Mark Black, a science teacher and wrestling coach for Santa Monica High School, was suspended on Friday after a student recorded him trying to defend himself from a violent student. Black had caught the student, a young man, dealing marijuana in the classroom and the situation quickly escalated. The student attacked Black, who quickly reacted to defend himself.
What is surprising is that much of the media focus has been on demonizing Black. School Superintendent Sandra Lyon was quoted in the Los Angeles Times as saying the captured video was “utterly alarming” and the teacher’s use of physical restraint on the student “unacceptable.”
While Lyon has since retracted her statements, trying to assure the entire community—and the rest of us—that she will do right by Mark Black, media has already had a frenzy of judgmental reports, with newscasters bickering that he never should have touched the child—regardless of the child attacking him. That he should have merely “restrained” the student. If one actually watches the video, they will note that Black was trying hard to restrain the student, but the student was getting increasingly violent and it was impossible to merely stop him.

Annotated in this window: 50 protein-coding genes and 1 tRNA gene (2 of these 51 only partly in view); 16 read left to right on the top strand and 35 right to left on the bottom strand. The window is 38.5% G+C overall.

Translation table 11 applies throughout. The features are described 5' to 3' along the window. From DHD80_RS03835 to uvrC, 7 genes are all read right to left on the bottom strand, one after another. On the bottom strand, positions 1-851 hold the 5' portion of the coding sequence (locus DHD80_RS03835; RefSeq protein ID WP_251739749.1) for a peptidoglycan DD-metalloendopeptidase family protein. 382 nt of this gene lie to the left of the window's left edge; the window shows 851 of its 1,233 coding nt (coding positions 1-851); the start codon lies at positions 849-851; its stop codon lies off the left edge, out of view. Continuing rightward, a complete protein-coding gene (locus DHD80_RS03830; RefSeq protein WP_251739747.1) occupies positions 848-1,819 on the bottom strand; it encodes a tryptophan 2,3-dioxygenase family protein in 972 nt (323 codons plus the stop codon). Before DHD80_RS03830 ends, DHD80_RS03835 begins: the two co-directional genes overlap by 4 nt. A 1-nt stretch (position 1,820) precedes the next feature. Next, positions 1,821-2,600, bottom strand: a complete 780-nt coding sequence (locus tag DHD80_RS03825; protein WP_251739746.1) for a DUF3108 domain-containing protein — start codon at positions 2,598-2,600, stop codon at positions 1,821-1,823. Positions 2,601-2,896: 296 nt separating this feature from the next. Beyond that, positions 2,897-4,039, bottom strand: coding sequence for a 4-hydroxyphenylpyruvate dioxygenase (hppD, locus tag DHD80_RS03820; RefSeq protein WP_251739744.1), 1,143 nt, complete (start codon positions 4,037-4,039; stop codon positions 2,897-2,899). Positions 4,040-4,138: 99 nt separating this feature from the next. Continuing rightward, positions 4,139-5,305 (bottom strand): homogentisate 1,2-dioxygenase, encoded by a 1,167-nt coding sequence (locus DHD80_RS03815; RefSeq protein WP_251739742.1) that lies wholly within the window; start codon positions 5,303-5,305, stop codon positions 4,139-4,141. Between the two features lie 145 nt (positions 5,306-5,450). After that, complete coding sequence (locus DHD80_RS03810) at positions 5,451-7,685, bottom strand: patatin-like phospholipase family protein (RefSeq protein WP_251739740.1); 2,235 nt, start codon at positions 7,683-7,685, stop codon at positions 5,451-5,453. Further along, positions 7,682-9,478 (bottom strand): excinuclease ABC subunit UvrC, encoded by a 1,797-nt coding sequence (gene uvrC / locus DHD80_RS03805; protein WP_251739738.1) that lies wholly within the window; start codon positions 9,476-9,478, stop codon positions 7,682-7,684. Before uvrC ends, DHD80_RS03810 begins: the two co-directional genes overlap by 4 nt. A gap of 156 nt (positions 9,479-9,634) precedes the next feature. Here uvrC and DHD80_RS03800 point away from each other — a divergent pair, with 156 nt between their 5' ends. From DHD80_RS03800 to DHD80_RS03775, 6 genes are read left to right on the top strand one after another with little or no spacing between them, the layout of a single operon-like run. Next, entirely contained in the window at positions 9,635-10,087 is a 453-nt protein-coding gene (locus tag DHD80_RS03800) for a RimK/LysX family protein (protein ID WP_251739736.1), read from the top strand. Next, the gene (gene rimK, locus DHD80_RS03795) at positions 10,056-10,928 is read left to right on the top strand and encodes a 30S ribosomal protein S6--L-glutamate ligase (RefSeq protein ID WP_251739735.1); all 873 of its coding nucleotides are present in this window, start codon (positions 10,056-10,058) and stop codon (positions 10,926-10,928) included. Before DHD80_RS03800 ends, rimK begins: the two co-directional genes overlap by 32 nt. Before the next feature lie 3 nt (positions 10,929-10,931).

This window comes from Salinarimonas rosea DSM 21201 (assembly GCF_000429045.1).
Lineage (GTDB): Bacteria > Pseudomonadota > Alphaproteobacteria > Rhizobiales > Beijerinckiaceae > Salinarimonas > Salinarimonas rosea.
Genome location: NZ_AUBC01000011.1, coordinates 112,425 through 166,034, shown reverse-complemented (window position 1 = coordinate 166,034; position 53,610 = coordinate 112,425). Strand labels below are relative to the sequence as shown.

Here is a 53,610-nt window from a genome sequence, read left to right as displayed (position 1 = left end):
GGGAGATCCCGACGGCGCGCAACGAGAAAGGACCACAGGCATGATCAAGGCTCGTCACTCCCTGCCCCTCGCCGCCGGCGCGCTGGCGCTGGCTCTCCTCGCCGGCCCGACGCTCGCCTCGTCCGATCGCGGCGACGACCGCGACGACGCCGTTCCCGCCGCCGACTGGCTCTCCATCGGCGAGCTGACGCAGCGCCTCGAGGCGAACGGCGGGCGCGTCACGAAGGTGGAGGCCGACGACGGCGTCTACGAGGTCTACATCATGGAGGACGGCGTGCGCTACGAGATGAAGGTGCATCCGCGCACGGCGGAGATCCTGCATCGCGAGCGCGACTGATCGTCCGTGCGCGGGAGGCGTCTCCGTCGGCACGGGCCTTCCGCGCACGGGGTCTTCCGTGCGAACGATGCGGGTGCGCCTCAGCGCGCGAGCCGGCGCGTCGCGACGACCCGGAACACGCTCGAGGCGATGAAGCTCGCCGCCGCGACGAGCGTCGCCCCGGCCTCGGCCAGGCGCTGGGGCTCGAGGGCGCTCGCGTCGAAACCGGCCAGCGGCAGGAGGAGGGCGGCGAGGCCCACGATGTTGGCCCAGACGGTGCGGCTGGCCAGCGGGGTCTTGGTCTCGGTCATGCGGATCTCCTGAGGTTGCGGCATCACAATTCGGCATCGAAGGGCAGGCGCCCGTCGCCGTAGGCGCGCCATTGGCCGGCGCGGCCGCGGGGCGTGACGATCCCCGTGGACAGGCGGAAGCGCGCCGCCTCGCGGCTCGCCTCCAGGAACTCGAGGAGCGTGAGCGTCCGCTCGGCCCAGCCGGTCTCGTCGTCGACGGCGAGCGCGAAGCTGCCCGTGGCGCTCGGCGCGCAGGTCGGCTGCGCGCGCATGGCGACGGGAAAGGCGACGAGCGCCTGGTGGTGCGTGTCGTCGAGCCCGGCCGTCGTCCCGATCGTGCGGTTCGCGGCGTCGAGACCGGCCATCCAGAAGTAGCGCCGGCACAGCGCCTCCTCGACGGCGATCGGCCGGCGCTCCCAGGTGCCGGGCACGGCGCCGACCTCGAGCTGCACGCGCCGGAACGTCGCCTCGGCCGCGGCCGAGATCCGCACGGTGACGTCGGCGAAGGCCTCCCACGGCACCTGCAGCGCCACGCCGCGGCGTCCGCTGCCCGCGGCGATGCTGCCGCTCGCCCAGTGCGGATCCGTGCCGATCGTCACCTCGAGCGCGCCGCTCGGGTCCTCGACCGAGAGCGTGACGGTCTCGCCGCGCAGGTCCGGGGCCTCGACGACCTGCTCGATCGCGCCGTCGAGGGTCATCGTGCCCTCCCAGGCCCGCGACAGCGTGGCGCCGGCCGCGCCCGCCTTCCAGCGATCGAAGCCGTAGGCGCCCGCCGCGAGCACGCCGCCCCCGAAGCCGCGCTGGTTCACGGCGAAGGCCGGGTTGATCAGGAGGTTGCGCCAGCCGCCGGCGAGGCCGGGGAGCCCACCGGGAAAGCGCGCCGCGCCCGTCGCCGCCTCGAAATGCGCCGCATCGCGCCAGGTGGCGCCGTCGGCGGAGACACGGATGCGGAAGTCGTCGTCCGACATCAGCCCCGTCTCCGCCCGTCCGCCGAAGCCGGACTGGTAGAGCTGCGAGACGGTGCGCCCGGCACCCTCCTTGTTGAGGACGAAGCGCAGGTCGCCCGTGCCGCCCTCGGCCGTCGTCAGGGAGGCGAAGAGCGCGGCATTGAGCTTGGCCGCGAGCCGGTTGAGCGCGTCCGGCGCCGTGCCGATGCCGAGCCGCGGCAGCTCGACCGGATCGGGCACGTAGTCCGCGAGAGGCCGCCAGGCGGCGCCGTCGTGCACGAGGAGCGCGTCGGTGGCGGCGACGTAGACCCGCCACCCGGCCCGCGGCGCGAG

What is a teacher to do?
As a teacher myself, the backlash that Mr. Black is receiving is particularly appalling to me. Three times a week I stand in front of a room full of young adults and try to teach them the basics of English composition. At any moment one of those students—78% of them who are male and physically bigger and stronger than I am—could attack and I would do whatever I could to defend myself. Does the fact that Mr. Black is male, instead of female, mean that he has any fewer rights to physically defend himself?
No. It does not.
Students and parents are rallying around the beloved teacher and coach. A Facebook page in support of Black has already generated over 10,000 likes, and a petition to reinstate him has been signed by hundreds. A person becomes a teacher not because it is a lucrative business but because they enjoy it. They genuinely want to help others learn and to help make better generations for the future. It can be assumed that Mark Black was after the same thing, and yet he is being hounded now for defending himself against a violent young man.
Those who think that Black was “unnecessarily” harsh need to step back and take a good look at what sort of culture we are promoting. Is a person merely off limits from the law and common decency because they are attending high school? Do we now think it is okay to treat our leaders like criminals instead of those who are actually committing the crime?
I hope not.
This content brought to you by Viveri Youth Services. Visit their site or call them at 866-439-0355.